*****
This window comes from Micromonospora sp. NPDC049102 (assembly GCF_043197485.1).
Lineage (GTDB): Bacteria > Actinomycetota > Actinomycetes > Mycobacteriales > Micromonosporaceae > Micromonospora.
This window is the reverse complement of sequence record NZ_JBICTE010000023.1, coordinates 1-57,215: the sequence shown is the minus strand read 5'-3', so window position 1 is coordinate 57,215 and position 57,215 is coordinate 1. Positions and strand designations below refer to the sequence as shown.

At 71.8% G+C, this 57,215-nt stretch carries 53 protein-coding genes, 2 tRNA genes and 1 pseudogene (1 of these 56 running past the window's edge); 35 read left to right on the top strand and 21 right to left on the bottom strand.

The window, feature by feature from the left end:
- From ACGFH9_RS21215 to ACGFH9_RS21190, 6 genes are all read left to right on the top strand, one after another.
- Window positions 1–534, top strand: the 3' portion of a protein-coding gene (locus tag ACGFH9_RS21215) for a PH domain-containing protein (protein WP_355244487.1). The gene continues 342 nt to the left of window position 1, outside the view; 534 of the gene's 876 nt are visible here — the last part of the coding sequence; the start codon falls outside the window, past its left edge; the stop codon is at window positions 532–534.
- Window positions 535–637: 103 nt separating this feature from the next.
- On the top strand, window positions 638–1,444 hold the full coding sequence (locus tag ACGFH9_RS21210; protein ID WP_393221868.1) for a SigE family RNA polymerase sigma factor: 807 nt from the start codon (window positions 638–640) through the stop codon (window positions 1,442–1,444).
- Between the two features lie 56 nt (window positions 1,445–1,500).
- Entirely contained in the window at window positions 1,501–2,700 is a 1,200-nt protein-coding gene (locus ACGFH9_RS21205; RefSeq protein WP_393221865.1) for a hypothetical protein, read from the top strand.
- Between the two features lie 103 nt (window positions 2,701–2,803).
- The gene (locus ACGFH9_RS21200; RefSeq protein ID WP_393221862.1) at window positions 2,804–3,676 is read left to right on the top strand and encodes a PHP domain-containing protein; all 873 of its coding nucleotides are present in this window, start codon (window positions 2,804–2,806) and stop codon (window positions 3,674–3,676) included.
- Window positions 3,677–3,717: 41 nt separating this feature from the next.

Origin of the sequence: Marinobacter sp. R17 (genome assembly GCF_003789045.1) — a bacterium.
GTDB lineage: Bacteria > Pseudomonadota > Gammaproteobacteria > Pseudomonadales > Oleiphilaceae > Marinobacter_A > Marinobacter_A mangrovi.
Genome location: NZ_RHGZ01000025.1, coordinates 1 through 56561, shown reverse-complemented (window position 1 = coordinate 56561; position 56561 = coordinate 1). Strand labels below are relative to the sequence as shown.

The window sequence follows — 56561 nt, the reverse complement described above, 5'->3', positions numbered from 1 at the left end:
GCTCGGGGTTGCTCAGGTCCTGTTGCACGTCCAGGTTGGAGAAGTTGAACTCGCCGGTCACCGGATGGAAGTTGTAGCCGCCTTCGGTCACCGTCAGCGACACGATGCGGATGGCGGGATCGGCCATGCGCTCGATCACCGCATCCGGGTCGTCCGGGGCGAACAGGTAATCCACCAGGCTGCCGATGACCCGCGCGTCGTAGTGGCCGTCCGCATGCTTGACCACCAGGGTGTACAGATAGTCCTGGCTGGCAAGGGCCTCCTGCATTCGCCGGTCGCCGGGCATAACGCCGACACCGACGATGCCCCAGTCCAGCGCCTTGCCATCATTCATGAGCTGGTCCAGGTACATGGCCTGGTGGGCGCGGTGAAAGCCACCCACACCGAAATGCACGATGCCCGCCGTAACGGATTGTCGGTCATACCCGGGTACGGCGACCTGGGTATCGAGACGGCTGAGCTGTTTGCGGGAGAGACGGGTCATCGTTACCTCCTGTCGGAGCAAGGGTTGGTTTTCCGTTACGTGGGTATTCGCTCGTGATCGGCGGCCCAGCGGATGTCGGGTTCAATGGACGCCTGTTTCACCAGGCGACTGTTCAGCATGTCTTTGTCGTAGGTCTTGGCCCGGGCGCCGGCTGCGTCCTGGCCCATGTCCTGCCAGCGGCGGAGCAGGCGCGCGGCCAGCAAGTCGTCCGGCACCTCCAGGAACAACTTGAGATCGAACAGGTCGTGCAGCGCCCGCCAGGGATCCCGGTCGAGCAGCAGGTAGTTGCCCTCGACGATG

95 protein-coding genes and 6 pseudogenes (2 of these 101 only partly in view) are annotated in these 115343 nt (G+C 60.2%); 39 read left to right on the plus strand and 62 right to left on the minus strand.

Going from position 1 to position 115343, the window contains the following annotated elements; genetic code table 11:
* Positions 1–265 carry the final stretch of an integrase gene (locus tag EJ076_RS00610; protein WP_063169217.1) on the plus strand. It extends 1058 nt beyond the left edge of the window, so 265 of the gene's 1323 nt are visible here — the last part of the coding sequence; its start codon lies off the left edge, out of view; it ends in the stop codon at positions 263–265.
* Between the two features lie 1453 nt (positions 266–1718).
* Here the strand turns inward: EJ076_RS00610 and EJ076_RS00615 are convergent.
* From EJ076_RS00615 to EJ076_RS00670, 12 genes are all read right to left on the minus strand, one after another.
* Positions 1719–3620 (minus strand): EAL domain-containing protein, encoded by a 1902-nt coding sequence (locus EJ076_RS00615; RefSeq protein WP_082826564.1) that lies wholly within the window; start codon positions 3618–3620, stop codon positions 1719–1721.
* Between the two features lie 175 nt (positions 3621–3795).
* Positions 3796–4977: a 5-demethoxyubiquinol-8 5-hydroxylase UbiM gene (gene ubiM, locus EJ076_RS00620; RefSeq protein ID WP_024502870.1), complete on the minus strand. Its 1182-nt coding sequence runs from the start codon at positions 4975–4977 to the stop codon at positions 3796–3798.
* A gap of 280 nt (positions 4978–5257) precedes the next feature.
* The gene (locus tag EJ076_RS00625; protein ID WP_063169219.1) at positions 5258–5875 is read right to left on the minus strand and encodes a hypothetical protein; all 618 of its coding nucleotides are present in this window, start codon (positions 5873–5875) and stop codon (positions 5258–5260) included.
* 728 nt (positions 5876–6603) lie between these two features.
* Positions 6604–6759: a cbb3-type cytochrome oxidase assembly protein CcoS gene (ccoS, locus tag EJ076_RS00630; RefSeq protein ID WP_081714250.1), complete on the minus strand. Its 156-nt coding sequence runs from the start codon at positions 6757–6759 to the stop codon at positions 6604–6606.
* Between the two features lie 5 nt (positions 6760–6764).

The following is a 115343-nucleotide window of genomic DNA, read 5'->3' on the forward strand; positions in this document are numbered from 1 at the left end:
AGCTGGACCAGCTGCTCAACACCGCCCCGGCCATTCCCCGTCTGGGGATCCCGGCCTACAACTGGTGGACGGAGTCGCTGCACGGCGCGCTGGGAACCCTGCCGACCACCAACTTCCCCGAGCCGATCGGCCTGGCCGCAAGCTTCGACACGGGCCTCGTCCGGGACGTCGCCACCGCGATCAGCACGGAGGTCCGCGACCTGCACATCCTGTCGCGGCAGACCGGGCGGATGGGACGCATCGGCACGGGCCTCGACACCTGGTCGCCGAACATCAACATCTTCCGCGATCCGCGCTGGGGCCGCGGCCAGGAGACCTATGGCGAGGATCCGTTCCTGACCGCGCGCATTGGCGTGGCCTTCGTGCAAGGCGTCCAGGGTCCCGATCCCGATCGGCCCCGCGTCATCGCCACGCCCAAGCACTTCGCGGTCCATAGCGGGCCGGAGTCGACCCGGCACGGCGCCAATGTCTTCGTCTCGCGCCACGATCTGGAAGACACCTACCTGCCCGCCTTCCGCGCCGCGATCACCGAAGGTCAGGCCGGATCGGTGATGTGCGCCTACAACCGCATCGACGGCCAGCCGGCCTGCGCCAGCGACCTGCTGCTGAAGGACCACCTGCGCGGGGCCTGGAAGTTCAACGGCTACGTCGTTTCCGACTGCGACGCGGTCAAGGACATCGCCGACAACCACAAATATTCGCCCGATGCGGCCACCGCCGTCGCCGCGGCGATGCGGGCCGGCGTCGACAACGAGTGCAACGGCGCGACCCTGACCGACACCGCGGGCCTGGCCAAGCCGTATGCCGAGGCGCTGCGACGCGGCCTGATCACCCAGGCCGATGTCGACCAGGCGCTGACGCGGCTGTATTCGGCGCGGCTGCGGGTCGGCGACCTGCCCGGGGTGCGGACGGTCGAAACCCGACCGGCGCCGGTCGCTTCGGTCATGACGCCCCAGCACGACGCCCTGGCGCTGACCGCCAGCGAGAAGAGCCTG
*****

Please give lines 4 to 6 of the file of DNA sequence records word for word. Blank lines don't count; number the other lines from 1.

At 71.8% G+C, this 57,215-nt stretch carries 53 protein-coding genes, 2 tRNA genes and 1 pseudogene (1 of these 56 running past the window's edge); 35 read left to right on the top strand and 21 right to left on the bottom strand.

The window, feature by feature from the left end:
- From ACGFH9_RS21215 to ACGFH9_RS21190, 6 genes are all read left to right on the top strand, one after another.